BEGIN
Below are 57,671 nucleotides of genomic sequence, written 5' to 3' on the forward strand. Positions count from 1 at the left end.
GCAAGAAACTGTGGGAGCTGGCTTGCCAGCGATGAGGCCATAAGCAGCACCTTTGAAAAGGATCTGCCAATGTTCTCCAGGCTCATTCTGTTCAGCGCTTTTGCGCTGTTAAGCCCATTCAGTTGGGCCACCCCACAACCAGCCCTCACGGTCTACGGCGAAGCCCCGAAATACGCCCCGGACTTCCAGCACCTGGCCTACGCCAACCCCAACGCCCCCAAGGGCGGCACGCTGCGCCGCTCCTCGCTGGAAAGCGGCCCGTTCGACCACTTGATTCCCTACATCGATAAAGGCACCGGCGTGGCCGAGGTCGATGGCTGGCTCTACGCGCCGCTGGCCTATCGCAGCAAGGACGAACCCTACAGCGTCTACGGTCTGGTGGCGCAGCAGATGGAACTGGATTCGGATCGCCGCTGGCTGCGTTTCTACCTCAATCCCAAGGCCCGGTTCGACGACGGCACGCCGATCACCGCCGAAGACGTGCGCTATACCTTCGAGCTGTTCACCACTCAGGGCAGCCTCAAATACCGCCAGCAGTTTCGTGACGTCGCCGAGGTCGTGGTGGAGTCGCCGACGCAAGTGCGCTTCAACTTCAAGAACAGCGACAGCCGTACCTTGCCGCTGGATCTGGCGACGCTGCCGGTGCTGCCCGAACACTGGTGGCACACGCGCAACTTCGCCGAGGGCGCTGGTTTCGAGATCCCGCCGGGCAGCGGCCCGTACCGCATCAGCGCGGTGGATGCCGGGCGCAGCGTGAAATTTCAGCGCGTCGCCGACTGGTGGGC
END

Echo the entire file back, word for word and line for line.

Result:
Below are 57,671 nucleotides of genomic sequence, written 5' to 3' on the forward strand. Positions count from 1 at the left end.
GCAAGAAACTGTGGGAGCTGGCTTGCCAGCGATGAGGCCATAAGCAGCACCTTTGAAAAGGATCTGCCAATGTTCTCCAGGCTCATTCTGTTCAGCGCTTTTGCGCTGTTAAGCCCATTCAGTTGGGCCACCCCACAACCAGCCCTCACGGTCTACGGCGAAGCCCCGAAATACGCCCCGGACTTCCAGCACCTGGCCTACGCCAACCCCAACGCCCCCAAGGGCGGCACGCTGCGCCGCTCCTCGCTGGAAAGCGGCCCGTTCGACCACTTGATTCCCTACATCGATAAAGGCACCGGCGTGGCCGAGGTCGATGGCTGGCTCTACGCGCCGCTGGCCTATCGCAGCAAGGACGAACCCTACAGCGTCTACGGTCTGGTGGCGCAGCAGATGGAACTGGATTCGGATCGCCGCTGGCTGCGTTTCTACCTCAATCCCAAGGCCCGGTTCGACGACGGCACGCCGATCACCGCCGAAGACGTGCGCTATACCTTCGAGCTGTTCACCACTCAGGGCAGCCTCAAATACCGCCAGCAGTTTCGTGACGTCGCCGAGGTCGTGGTGGAGTCGCCGACGCAAGTGCGCTTCAACTTCAAGAACAGCGACAGCCGTACCTTGCCGCTGGATCTGGCGACGCTGCCGGTGCTGCCCGAACACTGGTGGCACACGCGCAACTTCGCCGAGGGCGCTGGTTTCGAGATCCCGCCGGGCAGCGGCCCGTACCGCATCAGCGCGGTGGATGCCGGGCGCAGCGTGAAATTTCAGCGCGTCGCCGACTGGTGGGC